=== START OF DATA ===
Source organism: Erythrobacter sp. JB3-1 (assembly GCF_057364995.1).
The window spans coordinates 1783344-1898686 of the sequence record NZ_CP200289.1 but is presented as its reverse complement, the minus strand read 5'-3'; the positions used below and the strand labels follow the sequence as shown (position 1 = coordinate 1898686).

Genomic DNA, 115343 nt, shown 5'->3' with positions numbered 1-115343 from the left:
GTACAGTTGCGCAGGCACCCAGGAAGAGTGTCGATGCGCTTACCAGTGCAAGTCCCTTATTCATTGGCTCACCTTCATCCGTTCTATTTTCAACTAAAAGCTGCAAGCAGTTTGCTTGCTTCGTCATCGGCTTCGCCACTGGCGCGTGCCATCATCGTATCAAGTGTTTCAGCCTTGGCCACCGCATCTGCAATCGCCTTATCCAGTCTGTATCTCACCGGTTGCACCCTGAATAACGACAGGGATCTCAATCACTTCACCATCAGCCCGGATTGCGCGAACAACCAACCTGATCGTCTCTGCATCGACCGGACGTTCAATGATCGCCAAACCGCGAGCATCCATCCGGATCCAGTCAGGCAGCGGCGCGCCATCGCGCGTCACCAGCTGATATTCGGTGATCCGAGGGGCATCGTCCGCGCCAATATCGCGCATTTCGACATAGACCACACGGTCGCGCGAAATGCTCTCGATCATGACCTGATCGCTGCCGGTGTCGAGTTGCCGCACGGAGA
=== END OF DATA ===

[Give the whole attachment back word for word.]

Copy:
Source organism: Erythrobacter sp. JB3-1 (assembly GCF_057364995.1).
The window spans coordinates 1783344-1898686 of the sequence record NZ_CP200289.1 but is presented as its reverse complement, the minus strand read 5'-3'; the positions used below and the strand labels follow the sequence as shown (position 1 = coordinate 1898686).

Genomic DNA, 115343 nt, shown 5'->3' with positions numbered 1-115343 from the left:
GTACAGTTGCGCAGGCACCCAGGAAGAGTGTCGATGCGCTTACCAGTGCAAGTCCCTTATTCATTGGCTCACCTTCATCCGTTCTATTTTCAACTAAAAGCTGCAAGCAGTTTGCTTGCTTCGTCATCGGCTTCGCCACTGGCGCGTGCCATCATCGTATCAAGTGTTTCAGCCTTGGCCACCGCATCTGCAATCGCCTTATCCAGTCTGTATCTCACCGGTTGCACCCTGAATAACGACAGGGATCTCAATCACTTCACCATCAGCCCGGATTGCGCGAACAACCAACCTGATCGTCTCTGCATCGACCGGACGTTCAATGATCGCCAAACCGCGAGCATCCATCCGGATCCAGTCAGGCAGCGGCGCGCCATCGCGCGTCACCAGCTGATATTCGGTGATCCGAGGGGCATCGTCCGCGCCAATATCGCGCATTTCGACATAGACCACACGGTCGCGCGAAATGCTCTCGATCATGACCTGATCGCTGCCGGTGTCGAGTTGCCGCACGGAGA